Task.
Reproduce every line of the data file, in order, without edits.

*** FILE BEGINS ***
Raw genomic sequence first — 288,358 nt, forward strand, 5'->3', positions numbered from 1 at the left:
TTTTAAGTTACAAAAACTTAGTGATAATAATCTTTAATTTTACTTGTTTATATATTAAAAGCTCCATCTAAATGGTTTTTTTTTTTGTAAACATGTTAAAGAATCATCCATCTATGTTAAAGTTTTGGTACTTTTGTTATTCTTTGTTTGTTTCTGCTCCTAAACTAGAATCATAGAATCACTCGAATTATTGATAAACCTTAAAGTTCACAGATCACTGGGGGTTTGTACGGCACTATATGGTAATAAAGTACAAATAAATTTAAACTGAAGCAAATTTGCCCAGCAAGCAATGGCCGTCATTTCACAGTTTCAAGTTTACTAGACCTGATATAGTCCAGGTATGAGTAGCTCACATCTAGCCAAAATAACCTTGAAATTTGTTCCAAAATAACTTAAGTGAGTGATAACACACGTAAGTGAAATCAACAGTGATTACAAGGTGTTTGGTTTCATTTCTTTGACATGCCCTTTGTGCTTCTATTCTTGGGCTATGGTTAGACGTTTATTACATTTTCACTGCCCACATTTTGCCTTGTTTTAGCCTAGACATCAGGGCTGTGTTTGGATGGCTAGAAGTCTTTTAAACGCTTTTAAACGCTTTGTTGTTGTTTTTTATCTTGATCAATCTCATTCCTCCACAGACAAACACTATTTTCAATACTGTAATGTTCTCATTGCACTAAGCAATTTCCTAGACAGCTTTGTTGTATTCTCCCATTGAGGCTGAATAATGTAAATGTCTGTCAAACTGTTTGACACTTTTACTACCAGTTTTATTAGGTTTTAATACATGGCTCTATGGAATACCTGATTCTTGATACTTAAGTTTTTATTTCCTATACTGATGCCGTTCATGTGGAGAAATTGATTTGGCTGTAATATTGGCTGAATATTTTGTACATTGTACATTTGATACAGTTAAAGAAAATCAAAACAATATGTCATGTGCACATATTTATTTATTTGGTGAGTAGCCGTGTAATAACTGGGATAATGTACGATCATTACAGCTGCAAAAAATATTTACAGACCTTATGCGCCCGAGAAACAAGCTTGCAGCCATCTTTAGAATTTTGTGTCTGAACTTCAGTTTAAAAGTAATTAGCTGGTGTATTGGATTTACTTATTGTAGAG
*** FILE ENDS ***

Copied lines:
Raw genomic sequence first — 288,358 nt, forward strand, 5'->3', positions numbered from 1 at the left:
TTTTAAGTTACAAAAACTTAGTGATAATAATCTTTAATTTTACTTGTTTATATATTAAAAGCTCCATCTAAATGGTTTTTTTTTTTGTAAACATGTTAAAGAATCATCCATCTATGTTAAAGTTTTGGTACTTTTGTTATTCTTTGTTTGTTTCTGCTCCTAAACTAGAATCATAGAATCACTCGAATTATTGATAAACCTTAAAGTTCACAGATCACTGGGGGTTTGTACGGCACTATATGGTAATAAAGTACAAATAAATTTAAACTGAAGCAAATTTGCCCAGCAAGCAATGGCCGTCATTTCACAGTTTCAAGTTTACTAGACCTGATATAGTCCAGGTATGAGTAGCTCACATCTAGCCAAAATAACCTTGAAATTTGTTCCAAAATAACTTAAGTGAGTGATAACACACGTAAGTGAAATCAACAGTGATTACAAGGTGTTTGGTTTCATTTCTTTGACATGCCCTTTGTGCTTCTATTCTTGGGCTATGGTTAGACGTTTATTACATTTTCACTGCCCACATTTTGCCTTGTTTTAGCCTAGACATCAGGGCTGTGTTTGGATGGCTAGAAGTCTTTTAAACGCTTTTAAACGCTTTGTTGTTGTTTTTTATCTTGATCAATCTCATTCCTCCACAGACAAACACTATTTTCAATACTGTAATGTTCTCATTGCACTAAGCAATTTCCTAGACAGCTTTGTTGTATTCTCCCATTGAGGCTGAATAATGTAAATGTCTGTCAAACTGTTTGACACTTTTACTACCAGTTTTATTAGGTTTTAATACATGGCTCTATGGAATACCTGATTCTTGATACTTAAGTTTTTATTTCCTATACTGATGCCGTTCATGTGGAGAAATTGATTTGGCTGTAATATTGGCTGAATATTTTGTACATTGTACATTTGATACAGTTAAAGAAAATCAAAACAATATGTCATGTGCACATATTTATTTATTTGGTGAGTAGCCGTGTAATAACTGGGATAATGTACGATCATTACAGCTGCAAAAAATATTTACAGACCTTATGCGCCCGAGAAACAAGCTTGCAGCCATCTTTAGAATTTTGTGTCTGAACTTCAGTTTAAAAGTAATTAGCTGGTGTATTGGATTTACTTATTGTAGAG